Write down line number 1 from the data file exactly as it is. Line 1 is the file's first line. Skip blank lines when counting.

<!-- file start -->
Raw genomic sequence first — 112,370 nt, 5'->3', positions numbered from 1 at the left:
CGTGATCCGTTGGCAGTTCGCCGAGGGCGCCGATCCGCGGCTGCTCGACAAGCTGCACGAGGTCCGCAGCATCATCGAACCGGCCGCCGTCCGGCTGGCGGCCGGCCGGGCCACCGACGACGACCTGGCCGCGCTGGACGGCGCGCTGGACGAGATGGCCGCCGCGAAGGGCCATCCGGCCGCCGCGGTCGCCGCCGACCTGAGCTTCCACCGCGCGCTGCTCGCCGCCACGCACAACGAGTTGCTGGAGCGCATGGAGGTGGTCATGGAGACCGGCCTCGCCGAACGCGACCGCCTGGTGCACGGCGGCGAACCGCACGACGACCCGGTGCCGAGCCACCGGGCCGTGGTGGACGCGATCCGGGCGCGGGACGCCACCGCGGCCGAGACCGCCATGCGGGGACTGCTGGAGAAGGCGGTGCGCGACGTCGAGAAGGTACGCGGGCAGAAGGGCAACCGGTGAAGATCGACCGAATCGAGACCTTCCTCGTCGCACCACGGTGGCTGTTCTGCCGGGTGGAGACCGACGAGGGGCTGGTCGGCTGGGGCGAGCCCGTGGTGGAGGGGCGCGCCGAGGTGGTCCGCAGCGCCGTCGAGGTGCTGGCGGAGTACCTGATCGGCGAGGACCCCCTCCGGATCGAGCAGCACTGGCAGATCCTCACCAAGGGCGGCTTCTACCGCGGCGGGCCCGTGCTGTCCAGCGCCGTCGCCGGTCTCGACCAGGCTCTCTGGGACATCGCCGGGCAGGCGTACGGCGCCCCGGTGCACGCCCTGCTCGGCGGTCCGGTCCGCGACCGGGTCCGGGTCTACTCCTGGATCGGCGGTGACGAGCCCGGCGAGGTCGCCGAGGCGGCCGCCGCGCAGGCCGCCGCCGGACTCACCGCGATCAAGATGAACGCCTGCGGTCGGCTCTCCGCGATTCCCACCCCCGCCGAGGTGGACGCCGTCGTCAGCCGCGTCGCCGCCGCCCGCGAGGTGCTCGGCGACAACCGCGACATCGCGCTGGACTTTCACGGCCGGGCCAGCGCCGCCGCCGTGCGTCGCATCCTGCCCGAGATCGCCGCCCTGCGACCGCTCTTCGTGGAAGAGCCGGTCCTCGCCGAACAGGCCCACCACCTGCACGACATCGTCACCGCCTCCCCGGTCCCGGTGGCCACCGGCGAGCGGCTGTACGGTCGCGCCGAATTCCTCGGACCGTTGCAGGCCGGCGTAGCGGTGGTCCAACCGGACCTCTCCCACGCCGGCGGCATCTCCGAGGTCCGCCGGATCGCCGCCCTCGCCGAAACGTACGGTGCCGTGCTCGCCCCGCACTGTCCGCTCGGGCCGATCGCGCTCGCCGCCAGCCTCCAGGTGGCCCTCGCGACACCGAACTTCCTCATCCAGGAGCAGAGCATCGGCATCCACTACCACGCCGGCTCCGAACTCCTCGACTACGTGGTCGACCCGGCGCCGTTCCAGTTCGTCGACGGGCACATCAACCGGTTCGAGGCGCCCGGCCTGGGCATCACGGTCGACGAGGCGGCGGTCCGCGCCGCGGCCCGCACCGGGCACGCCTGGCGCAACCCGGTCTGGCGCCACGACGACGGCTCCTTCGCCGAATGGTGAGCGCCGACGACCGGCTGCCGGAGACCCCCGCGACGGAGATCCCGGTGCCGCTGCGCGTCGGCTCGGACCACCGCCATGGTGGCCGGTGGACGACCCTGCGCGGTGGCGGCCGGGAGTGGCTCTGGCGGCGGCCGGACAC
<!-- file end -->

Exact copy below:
Raw genomic sequence first — 112,370 nt, 5'->3', positions numbered from 1 at the left: